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the usual exercises with universal applause *. This extraordinary testimony of his son's merit could not fail to be very acceptable to the father; and the rector of the uni. versity communicated it, in a strong letter of commendation. Upon this occasion our author published his “Thesis," and dedicated it to his father and his two uncles, sir John and sir Joseph Wolf; and a noble attestation of bis merit was subjoined by Adrian Reland in a Latin panegyric.
Thus honoured at Leyden, he went to Amsterdam, where he continued his studies under professor Limborch. At the same time he contracted an acquaintance with John Le Clerc, took all opportunities of visiting him, settled a correspondence with him, and became afterwards a zealous as well as able defender of his character t. Upon his return home he continued his studies with equal ardour; and, improving himself particularly in the Oriental languages, obtained critical skill in the books of the Old and New Testament. He had not been abore four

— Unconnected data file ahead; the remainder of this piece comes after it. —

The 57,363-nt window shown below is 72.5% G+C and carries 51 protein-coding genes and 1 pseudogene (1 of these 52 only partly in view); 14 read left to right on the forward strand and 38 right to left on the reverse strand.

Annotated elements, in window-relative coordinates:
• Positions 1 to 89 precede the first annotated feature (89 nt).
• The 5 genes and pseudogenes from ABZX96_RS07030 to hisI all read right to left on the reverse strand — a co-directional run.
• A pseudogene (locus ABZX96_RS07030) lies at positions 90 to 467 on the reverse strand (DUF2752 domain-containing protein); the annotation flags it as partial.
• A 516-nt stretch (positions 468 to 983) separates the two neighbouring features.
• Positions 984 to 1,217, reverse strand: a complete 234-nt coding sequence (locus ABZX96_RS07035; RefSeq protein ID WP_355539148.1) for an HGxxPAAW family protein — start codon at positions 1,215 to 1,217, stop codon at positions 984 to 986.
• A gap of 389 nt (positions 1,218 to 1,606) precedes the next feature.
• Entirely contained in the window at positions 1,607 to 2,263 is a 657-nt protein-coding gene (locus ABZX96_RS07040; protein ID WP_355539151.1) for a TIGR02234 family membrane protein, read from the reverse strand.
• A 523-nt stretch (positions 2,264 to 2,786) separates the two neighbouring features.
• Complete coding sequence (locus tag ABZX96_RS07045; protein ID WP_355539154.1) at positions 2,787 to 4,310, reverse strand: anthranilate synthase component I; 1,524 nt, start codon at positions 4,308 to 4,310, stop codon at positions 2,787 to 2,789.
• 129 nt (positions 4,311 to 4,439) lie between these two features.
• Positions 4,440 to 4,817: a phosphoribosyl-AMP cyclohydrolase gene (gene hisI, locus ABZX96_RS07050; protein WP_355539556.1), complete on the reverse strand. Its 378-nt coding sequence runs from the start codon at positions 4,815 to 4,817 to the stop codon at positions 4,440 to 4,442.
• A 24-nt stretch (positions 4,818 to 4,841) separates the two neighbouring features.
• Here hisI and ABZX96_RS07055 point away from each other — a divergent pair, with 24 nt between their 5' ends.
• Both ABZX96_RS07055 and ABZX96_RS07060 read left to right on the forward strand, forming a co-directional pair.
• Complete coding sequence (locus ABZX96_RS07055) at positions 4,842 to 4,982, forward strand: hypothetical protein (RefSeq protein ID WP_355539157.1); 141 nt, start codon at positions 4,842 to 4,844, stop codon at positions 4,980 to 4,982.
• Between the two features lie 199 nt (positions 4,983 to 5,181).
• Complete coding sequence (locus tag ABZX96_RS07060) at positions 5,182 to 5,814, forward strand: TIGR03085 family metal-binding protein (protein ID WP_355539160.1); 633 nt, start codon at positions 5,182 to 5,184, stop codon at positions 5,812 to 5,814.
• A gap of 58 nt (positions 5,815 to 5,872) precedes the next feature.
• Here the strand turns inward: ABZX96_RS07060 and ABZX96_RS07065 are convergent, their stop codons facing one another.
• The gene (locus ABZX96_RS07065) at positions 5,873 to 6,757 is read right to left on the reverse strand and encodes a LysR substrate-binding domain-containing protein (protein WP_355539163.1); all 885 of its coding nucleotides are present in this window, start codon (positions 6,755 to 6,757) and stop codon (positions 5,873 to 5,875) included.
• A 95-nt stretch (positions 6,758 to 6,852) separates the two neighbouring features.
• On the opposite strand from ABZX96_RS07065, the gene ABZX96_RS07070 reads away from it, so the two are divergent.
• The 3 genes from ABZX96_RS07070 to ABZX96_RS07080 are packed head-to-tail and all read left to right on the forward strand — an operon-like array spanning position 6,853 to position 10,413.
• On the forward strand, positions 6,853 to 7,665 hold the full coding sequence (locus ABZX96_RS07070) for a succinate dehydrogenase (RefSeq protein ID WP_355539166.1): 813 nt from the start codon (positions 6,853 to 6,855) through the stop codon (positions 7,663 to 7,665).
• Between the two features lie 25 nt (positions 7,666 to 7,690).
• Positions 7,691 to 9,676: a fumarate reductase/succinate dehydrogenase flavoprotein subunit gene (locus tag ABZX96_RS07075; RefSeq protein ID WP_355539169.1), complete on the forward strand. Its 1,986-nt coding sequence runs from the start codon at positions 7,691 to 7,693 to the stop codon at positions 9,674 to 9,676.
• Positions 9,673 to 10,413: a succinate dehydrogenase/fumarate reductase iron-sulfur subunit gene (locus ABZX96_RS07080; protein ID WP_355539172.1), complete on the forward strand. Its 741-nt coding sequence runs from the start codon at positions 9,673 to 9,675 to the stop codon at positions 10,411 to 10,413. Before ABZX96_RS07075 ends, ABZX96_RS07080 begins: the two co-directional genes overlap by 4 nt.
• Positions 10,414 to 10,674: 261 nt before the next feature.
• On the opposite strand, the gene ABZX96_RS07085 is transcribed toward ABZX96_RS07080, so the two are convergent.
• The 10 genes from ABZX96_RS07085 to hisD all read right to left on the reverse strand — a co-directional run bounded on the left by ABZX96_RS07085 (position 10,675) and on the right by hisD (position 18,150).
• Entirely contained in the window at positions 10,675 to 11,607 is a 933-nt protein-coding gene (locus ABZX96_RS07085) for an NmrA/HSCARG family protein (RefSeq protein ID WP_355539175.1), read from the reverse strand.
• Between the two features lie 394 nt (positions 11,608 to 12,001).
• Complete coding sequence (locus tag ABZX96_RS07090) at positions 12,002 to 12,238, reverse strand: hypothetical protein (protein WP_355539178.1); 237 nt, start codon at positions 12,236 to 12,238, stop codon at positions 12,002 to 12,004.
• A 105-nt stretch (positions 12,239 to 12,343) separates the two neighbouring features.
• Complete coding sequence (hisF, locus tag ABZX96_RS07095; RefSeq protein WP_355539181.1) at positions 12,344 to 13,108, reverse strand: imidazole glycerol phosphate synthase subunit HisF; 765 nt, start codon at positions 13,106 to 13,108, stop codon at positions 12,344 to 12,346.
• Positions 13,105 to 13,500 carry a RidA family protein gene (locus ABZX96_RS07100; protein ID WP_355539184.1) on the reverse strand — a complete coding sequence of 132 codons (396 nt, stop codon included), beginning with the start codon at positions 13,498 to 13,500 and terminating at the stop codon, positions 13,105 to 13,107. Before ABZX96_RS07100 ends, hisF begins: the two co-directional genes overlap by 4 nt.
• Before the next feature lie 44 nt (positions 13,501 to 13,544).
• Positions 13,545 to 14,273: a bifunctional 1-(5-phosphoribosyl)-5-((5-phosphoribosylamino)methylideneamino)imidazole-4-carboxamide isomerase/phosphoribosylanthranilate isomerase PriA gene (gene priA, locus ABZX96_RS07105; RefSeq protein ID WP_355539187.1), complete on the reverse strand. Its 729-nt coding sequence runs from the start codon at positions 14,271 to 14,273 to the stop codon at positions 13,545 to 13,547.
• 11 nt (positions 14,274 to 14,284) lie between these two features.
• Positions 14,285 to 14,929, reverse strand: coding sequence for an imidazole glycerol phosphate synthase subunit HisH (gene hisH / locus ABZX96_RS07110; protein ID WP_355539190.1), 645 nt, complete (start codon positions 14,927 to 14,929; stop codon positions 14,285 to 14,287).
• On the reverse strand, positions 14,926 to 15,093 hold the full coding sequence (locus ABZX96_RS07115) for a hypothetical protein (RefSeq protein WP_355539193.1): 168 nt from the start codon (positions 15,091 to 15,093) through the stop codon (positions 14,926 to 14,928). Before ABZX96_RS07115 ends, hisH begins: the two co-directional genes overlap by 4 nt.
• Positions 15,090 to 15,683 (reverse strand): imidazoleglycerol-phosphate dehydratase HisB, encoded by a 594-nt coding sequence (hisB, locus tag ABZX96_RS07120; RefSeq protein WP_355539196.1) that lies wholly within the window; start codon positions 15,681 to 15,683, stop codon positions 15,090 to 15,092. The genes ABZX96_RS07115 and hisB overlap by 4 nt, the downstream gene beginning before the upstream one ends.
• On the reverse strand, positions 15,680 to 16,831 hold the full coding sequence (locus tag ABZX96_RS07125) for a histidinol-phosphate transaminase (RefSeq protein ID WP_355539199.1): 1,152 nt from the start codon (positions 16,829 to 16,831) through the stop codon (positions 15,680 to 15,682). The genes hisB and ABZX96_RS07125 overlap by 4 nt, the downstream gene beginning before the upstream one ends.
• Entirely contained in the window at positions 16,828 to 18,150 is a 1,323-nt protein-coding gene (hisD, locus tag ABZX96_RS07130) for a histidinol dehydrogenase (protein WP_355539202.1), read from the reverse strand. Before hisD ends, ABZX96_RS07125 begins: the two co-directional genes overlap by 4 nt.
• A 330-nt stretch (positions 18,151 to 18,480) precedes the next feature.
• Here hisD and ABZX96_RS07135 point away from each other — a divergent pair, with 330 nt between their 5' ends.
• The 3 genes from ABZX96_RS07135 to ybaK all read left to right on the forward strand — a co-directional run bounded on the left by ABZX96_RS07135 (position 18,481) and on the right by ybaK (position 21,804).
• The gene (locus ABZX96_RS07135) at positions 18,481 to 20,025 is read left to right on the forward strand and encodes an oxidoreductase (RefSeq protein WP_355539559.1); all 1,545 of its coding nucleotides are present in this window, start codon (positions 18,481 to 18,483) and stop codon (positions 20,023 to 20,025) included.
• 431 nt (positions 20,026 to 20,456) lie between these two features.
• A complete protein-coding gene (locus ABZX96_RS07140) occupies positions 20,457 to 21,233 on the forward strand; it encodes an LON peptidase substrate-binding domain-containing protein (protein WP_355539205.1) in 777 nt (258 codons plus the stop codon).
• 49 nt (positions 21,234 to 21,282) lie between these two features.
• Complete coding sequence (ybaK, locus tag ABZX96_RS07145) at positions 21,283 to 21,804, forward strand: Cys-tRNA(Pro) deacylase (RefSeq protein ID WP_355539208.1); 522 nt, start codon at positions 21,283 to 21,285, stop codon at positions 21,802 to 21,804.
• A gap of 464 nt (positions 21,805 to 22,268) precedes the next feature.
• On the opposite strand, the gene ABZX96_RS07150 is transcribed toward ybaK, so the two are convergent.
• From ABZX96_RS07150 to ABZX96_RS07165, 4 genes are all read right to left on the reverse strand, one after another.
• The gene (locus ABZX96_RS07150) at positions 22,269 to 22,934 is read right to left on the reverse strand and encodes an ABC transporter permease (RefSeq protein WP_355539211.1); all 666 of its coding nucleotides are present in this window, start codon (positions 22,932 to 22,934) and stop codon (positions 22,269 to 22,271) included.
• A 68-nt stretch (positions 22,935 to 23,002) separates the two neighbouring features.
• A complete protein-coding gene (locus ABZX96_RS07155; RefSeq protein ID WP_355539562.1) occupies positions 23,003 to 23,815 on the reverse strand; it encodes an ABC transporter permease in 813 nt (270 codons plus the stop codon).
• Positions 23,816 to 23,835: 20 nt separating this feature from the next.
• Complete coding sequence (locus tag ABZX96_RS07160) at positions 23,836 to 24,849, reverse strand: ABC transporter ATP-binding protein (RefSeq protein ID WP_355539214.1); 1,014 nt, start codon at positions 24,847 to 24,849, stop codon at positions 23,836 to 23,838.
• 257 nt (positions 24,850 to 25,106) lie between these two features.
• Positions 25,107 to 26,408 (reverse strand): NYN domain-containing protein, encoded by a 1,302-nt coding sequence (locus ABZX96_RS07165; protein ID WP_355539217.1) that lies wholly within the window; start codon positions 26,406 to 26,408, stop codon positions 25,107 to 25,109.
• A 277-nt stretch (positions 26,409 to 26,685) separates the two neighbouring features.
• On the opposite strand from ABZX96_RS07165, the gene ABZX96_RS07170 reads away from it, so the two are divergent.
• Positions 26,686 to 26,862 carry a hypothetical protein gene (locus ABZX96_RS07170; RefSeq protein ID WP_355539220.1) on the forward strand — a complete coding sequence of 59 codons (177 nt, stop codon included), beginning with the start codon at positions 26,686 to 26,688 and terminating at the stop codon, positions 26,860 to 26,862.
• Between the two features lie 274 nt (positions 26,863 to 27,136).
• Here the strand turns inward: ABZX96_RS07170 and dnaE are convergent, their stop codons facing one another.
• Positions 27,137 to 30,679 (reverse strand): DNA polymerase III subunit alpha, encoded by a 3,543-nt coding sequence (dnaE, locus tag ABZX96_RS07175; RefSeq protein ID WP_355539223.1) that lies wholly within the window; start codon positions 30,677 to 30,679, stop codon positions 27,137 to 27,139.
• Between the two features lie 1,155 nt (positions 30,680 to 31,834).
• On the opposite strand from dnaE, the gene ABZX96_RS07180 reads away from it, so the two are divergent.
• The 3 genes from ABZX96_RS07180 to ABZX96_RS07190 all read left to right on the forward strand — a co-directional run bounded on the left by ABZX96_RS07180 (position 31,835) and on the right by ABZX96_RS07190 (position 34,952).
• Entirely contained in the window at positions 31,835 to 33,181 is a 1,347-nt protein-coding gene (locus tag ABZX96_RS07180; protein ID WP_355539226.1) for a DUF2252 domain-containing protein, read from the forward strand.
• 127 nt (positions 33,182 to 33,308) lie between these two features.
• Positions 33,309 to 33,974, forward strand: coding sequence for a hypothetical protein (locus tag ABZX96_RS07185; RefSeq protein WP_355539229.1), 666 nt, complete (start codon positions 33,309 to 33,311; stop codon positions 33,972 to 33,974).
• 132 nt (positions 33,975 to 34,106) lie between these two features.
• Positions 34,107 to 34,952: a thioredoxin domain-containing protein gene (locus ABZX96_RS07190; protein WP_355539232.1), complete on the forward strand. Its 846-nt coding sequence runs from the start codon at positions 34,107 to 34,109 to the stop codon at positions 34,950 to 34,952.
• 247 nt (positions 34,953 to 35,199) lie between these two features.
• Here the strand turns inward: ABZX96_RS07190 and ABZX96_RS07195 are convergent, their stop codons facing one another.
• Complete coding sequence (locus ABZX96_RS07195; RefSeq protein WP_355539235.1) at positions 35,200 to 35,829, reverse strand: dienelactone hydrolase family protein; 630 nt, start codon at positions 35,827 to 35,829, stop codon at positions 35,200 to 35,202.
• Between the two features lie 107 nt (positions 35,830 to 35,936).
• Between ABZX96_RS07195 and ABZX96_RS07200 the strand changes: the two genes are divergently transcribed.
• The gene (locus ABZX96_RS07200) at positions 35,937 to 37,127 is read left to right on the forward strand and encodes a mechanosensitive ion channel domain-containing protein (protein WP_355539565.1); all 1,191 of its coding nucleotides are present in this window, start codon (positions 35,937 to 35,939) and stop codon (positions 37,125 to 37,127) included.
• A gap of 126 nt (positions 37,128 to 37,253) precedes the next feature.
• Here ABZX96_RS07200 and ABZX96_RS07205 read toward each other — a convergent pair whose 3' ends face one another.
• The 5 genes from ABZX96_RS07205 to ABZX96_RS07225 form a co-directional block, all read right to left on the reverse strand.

thus employed, when the university of Leyden sent him an offer of a doctor's degree in divinity, provided he would assent to the articles of Dort; but he refused that honour, on the principle of preserving a freedom of judgment.
This was about 1703; and Wall's defence of Infant Baptism coming out in less than two years after, proved an occasion for Gale to exert his talents in controversy. Soon after the publication of that book, he undertook to answer it, and pursued the subject in several letters written in 1705 and 1706; which were handed about in manuscript several years, till he consented to make them public in 1711, under the title of “ Reflections on Mr. Wall's His